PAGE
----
When deciding custody, the courts in most states use the “best interests of a child” measurement to determine division of custody and visitation rights. When the parents live a significant distance from each other, whether the custodial or non-custodial parent moves, “the best interests of a child” are again brought into the equation along with other relocation factors. Unless the parents are able to come to an agreement outside of court, the court may decide to permit the move or not, and can order new custody or visitation agreements. Different states have different laws, so it’s best to review the case with a legal counsel who is familiar with your state’s law.

When the custodial parent wants to move

In order for a custodial parent to move with a child, the parent needs permission from the other parent or court approval. If you leave without either, you risk being sanctioned, which could include fines or jail time.

Pennsylvania defines “relocation with children” as a move that “significantly impairs the ability of a non-relocating party to exercise custodial rights.” Before moving, the custodial parent must notify the non-custodial parent in writing, sent by certified mail with return receipt requested, including certain specific information. The other parent has 30 days to respond. The legal details of the process can be quite complex, especially if the non-custodial parent objects.

It is best to come to an arrangement with the non-custodial parent, with both parents signing an agreement giving permission to move and renegotiating visitation. This agreement can then be submitted to the court. If you cannot come to an agreement, you will need to file a petition with the court requesting to move.

Once again, the court will weigh whether or not the move is “in the best interests of the child.” The court may decide that the move may improve the child’s situation enough to outweigh the disadvantages of having a non-custodial parent farther away. The court will then issue a new visitation order.

When the non-custodial parent wants to move

In Pennsylvania, relocation laws do not specifically cover the non-custodial parent, but that does not mean that a parent can move wherever he or she wants without concern for the law. When a non-custodial parent moves out of state, the Uniform Child Custody Jurisdiction and Enforcement Act (UCCJEA) comes into play, keeping all custody decisions within one state and enforcing the Parental Kidnapping Prevention Act, to ensure a non-custodial parent does not abscond with the children.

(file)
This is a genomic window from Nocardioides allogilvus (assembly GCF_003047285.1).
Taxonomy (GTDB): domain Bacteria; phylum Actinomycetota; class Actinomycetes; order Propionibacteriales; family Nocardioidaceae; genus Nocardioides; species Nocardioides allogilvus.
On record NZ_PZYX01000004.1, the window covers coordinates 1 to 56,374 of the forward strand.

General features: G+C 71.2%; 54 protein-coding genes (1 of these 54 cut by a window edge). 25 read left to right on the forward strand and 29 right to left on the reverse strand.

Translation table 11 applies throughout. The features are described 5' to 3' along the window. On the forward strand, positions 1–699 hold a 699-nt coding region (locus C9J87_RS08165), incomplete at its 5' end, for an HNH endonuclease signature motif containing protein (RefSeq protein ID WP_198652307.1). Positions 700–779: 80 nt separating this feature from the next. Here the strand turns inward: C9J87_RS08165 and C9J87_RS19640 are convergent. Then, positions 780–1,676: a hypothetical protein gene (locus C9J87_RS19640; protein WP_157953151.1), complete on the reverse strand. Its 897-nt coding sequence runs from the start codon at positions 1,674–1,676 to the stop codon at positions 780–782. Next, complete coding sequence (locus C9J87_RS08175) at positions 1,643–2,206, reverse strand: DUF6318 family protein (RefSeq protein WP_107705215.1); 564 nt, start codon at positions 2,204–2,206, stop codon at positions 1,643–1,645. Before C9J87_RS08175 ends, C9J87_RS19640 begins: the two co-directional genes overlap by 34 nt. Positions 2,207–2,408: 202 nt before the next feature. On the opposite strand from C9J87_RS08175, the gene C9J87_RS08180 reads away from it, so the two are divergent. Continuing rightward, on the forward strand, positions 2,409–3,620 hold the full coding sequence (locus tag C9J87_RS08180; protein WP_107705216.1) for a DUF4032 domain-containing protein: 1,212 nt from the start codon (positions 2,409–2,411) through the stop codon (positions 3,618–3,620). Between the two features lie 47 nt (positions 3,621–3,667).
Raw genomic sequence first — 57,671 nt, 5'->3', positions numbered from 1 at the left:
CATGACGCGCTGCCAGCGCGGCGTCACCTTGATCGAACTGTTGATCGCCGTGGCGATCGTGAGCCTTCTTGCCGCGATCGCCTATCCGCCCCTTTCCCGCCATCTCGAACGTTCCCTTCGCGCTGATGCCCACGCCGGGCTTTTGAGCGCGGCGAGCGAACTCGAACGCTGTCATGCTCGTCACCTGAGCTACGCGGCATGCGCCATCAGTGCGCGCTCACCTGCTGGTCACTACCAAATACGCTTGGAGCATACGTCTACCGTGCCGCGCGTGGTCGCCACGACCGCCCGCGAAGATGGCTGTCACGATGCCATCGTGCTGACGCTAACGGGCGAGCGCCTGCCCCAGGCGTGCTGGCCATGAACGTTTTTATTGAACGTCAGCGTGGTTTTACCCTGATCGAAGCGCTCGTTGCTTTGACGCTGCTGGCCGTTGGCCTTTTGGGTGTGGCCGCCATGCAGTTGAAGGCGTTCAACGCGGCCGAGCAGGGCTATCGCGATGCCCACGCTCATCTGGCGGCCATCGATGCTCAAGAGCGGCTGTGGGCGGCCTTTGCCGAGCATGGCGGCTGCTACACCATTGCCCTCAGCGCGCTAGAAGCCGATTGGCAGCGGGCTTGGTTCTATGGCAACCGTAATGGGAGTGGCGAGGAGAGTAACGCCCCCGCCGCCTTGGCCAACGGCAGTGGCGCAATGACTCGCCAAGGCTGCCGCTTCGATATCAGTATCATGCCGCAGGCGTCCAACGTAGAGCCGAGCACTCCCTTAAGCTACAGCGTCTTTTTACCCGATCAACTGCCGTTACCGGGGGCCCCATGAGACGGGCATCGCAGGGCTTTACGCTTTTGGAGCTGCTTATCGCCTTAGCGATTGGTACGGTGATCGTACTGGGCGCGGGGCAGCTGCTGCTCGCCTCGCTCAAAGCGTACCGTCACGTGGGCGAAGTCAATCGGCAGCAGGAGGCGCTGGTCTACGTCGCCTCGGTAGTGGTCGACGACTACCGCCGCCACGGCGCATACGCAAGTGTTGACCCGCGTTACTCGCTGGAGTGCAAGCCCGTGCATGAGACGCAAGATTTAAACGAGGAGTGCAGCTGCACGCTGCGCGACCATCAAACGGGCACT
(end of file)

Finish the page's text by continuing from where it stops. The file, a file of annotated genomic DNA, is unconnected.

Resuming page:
Additionally, if the non-custodial parent moves anywhere without notifying the custodial parent and the court, that parent risks various consequences: being found in contempt of court, paying the custodial parent’s legal fees, being charged with “parental neglect,” and losing parental rights.

Thus, it is crucial to go over your plans with the other parent well in advance of your move and, if necessary, file a modification of child visitation with the court.


Regardless of which parent is planning to move, having experienced counsel to help you through the process will limit the stress on both parents and help you come to an agreement that benefits the children and that the court will approve.

“Pro se” is Latin meaning “for oneself.” In divorce, it means not retaining legal counsel for any step of the divorce process: filing the paperwork to serve the other spouse divorce papers; negotiating a settlement of all assets, financial support, and custody; and finally, filing the final papers in court, including the Marital Settlement Agreement.

Pro se can be tempting, especially when a divorce is uncontested and seems amicable. It saves a lot of money in attorney fees. However, in the long run, it may cost you. There are many important reasons to retain counsel from an experienced divorce lawyer from the onset.

The most important reason is simply that the law is extensive, confusing, and time-consuming. Lawyers spend many years learning and developing experience so they can navigate the courts, the paperwork, the arguments, the research, and the proper legal terminology to provide you with the very best outcome for you and your children. You don’t know many of the loopholes and exceptions that could work against you, or the additional opportunities that might work in your favor.  Not knowing these things could cost you a bundle.

Additionally, a divorce may start out amicably, but emotions often run high and disagreements emerge when trying to reach settlement. Then the process ceases to be so agreeable. Often, if one partner has a stronger personality than the other, he or she can pressure or bully the other person into giving more than is actually fair. Having legal counsel makes this less likely to occur. And if one spouse suddenly decides to bring in a lawyer after the process has begun, the other ought to do so as well.

Other important reasons to retain legal counsel:

  • There is a significant disparity of income (e.g., one spouse is a homemaker)
  • One spouse has retirement plans that the other spouse would like to share
  • Issues of fraud, abuse, addiction, or narcissism are involved or are suspected
  • Children are involved

Divorce is a difficult process by its very nature. It’s our job to try to make it as easy as possible for you. Talk to us to see how we can help you navigate the divorce process with minimal stress on you and with maximum results.